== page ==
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The Small Business Market Is a Massive Opportunity No Longer Hiding in Plain Sight Small businesses cumulative are a far larger economic force than any one giant corporation.

By Russ Fujioka Edited by Dan Bova

Opinions expressed by Entrepreneur contributors are their own.


Until recently, the small business market was highly fragmented, expensive to reach and costly to serve.

But technology is closing that gap. Increasingly small business platforms are connecting big business with the small business opportunity, making it far more efficient to offer solutions that were once only viable for enterprise-level corporations. Combined, small businesses are the largest employers, job generators and GDP contributors in the world. It's a massive market opportunity that's been hiding in plain sight.

The rise of the small business economy is the result of a number of market fundamentals. After the Global Financial Crisis, many people were forced to start working for themselves, to make their own opportunities, as big business wasn't hiring at its previous cadence.

Related: Why Now Is the Best Time to Start Your Own Business

Technology has not only made it easier to start a businness, but with platforms like Uber, Lyft, TaskRabbit or democratizing the job search, and connecting labor supply directly with demand, it's also simplified the search for freelance or on-demand work.

There's been a marked shift in the way society views and talks about both small businesses and startups. Television shows like Shark Tank and Beyond The Tank are now prime-time viewing.

When owners of small businesses today think about pitching their business, they're always selling, talking about capital, getting mentorship and advice, which has created a stronger set of small businesses.

By turning the search for funding, advice and pitching into mainstream topics, Shark Tank has completely changed the way we talk about small business and it's inspired entrepreneurs to capitalize on this. However, to understand the small business market opportunity, you need to understand what keeps owners up at night.

Related: Is Declining Business Failure Holding Back Entrepreneurship?

One of the biggest worries for small business owners is cashflow. Shark Tank has shown the importance of figuring out how you're going to fund your operations, whether it be through outside investment, a bank loan or personal savings. It's good fiscal hygiene to lock in your capital source when times are good. It's much easier to access funding when you don't need it than during a cashflow emergency.

Establishing a panel of advisors can be business critical. Some of the advice the Sharks give these budding entrepreneurs is worth more than any monetary investment. Having a diverse set of mentors or industry veterans can help clarify your next steps, set the right goals and implement a plan to hit them. You don't know what you don't know. By bringing in an outsider you can gain perspective that will help you work on your business, not just in it.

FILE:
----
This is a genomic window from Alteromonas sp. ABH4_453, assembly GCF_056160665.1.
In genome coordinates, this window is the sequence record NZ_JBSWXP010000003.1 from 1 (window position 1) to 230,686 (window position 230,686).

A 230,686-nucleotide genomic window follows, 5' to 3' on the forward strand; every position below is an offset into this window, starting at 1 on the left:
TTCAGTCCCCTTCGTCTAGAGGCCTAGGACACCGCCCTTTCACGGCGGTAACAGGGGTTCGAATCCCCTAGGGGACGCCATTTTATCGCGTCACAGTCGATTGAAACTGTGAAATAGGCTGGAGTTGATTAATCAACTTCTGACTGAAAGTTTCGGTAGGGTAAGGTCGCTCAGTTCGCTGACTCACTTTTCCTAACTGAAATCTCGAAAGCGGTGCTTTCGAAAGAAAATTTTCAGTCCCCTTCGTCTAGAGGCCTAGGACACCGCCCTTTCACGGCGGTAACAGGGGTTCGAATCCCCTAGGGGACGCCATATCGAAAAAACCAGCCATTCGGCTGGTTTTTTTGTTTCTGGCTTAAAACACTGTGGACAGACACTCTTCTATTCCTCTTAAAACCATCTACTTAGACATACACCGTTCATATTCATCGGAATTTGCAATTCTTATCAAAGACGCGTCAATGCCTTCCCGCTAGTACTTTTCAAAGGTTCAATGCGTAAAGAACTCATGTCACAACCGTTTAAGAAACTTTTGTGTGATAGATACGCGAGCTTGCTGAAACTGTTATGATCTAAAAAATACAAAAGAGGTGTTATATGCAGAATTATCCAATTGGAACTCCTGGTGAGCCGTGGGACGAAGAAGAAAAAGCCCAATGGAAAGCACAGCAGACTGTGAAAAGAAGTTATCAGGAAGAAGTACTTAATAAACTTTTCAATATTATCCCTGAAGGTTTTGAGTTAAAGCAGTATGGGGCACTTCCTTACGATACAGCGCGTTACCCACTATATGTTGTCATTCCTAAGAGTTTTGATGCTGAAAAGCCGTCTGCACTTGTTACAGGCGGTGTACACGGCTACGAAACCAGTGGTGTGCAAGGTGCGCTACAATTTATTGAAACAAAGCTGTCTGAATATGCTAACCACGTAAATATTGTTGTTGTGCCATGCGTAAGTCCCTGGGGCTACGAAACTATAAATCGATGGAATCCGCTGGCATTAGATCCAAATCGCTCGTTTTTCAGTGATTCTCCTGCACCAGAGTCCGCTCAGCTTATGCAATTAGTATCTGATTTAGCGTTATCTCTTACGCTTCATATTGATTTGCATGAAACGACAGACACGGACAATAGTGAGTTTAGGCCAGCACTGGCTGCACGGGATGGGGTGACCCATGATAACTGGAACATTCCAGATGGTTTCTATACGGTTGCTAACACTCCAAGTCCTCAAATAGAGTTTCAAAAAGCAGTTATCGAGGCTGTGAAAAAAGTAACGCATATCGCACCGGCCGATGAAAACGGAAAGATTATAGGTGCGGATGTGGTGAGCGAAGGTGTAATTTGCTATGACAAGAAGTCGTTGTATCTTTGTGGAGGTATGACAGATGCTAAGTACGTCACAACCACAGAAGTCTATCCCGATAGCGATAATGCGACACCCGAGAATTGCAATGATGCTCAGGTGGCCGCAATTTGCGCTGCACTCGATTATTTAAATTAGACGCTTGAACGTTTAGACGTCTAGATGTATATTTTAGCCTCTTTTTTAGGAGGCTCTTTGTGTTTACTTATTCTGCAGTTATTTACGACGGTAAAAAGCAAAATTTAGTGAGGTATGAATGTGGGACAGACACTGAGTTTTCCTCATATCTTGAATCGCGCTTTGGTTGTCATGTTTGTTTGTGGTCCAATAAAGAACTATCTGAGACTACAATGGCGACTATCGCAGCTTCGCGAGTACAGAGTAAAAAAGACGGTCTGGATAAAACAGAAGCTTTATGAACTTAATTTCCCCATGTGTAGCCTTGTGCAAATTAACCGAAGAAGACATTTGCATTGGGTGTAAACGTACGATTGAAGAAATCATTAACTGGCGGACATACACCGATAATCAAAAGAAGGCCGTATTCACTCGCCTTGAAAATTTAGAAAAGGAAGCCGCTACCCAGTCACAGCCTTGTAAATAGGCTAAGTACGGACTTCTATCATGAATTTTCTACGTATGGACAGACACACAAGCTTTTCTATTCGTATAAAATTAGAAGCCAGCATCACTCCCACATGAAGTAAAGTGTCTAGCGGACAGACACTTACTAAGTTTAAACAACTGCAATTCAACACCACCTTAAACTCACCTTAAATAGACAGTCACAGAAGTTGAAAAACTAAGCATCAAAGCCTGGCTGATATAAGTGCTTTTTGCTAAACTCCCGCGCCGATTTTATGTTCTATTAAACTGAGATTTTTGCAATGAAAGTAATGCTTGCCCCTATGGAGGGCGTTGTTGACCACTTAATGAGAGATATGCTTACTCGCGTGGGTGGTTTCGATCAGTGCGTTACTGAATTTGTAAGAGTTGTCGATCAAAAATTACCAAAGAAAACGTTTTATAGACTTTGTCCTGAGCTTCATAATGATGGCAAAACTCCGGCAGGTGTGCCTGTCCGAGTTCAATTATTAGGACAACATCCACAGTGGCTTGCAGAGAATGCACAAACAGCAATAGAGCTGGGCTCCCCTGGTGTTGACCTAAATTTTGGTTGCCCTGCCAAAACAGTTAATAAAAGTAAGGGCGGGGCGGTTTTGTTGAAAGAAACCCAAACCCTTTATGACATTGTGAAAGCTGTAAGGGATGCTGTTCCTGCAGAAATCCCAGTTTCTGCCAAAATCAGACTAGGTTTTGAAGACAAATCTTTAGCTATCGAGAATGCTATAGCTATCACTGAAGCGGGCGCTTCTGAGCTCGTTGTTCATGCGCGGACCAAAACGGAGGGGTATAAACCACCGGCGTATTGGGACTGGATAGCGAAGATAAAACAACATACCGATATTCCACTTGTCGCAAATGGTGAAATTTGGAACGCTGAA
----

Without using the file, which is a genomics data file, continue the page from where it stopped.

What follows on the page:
Small business owners wear many hats. Usually they're the CMO, CPO, administration person and HR director all at once. But the role they always need to be playing is the sales person. Shark Tank has shown us time and time again the difference between a well-honed pitch and an average one. To win business, you need to truly understand your product or service's market fit and the benefits it provides.

But by far, the most successful small businesses actual know the Shark they want to have bite. They have a great idea, the passion and the financial answers to reel in the Shark. Bottom line, they know what they need outside of the financing itself.

Related: Only 1 in 3 Americans Have Heard of Equity Crowdfunding

By combining technology advances with a societal shift towards supporting our small business owners, including shopping local initiatives and mainstreaming issues like funding and strong business education and advice, we can start to rewire our economy, lowering the national unemployment rate and boosting GDP in the process.

Russ Fujioka

President, US division of Xero

Russ Fujioka is president of Xero in the US. He has more than 25 years’ experience providing strategic and operational leadership to cloud, Software as a Service and technology providers with a focus on sales, marketing and operational management of high growth businesses. Fujioka has held senior executive roles at Dell, Bessemer Venture Partners, J. Walter Thompson and Adobe Systems.


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